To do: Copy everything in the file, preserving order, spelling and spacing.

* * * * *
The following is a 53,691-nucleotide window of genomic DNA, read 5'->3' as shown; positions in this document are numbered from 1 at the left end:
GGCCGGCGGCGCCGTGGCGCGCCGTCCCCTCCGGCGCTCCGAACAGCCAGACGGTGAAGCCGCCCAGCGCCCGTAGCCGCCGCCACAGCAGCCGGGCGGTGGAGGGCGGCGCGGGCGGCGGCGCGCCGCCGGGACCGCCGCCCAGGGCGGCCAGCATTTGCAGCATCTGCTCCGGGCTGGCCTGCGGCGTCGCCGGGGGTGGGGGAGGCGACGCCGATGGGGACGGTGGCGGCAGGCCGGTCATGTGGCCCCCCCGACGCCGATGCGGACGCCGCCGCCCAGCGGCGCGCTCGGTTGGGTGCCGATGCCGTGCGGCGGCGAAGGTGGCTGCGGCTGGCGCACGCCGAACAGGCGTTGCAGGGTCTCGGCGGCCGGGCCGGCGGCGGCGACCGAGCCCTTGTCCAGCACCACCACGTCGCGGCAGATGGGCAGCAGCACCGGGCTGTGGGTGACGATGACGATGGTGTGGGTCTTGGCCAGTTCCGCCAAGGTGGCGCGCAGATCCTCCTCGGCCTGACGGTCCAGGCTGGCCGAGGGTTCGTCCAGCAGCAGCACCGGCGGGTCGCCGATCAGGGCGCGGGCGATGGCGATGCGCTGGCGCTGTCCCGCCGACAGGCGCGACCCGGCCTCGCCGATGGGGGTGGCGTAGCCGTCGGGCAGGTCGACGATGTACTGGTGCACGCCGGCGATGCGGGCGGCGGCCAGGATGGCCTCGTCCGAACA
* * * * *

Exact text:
The following is a 53,691-nucleotide window of genomic DNA, read 5'->3' as shown; positions in this document are numbered from 1 at the left end:
GGCCGGCGGCGCCGTGGCGCGCCGTCCCCTCCGGCGCTCCGAACAGCCAGACGGTGAAGCCGCCCAGCGCCCGTAGCCGCCGCCACAGCAGCCGGGCGGTGGAGGGCGGCGCGGGCGGCGGCGCGCCGCCGGGACCGCCGCCCAGGGCGGCCAGCATTTGCAGCATCTGCTCCGGGCTGGCCTGCGGCGTCGCCGGGGGTGGGGGAGGCGACGCCGATGGGGACGGTGGCGGCAGGCCGGTCATGTGGCCCCCCCGACGCCGATGCGGACGCCGCCGCCCAGCGGCGCGCTCGGTTGGGTGCCGATGCCGTGCGGCGGCGAAGGTGGCTGCGGCTGGCGCACGCCGAACAGGCGTTGCAGGGTCTCGGCGGCCGGGCCGGCGGCGGCGACCGAGCCCTTGTCCAGCACCACCACGTCGCGGCAGATGGGCAGCAGCACCGGGCTGTGGGTGACGATGACGATGGTGTGGGTCTTGGCCAGTTCCGCCAAGGTGGCGCGCAGATCCTCCTCGGCCTGACGGTCCAGGCTGGCCGAGGGTTCGTCCAGCAGCAGCACCGGCGGGTCGCCGATCAGGGCGCGGGCGATGGCGATGCGCTGGCGCTGTCCCGCCGACAGGCGCGACCCGGCCTCGCCGATGGGGGTGGCGTAGCCGTCGGGCAGGTCGACGATGTACTGGTGCACGCCGGCGATGCGGGCGGCGGCCAGGATGGCCTCGTCCGAACA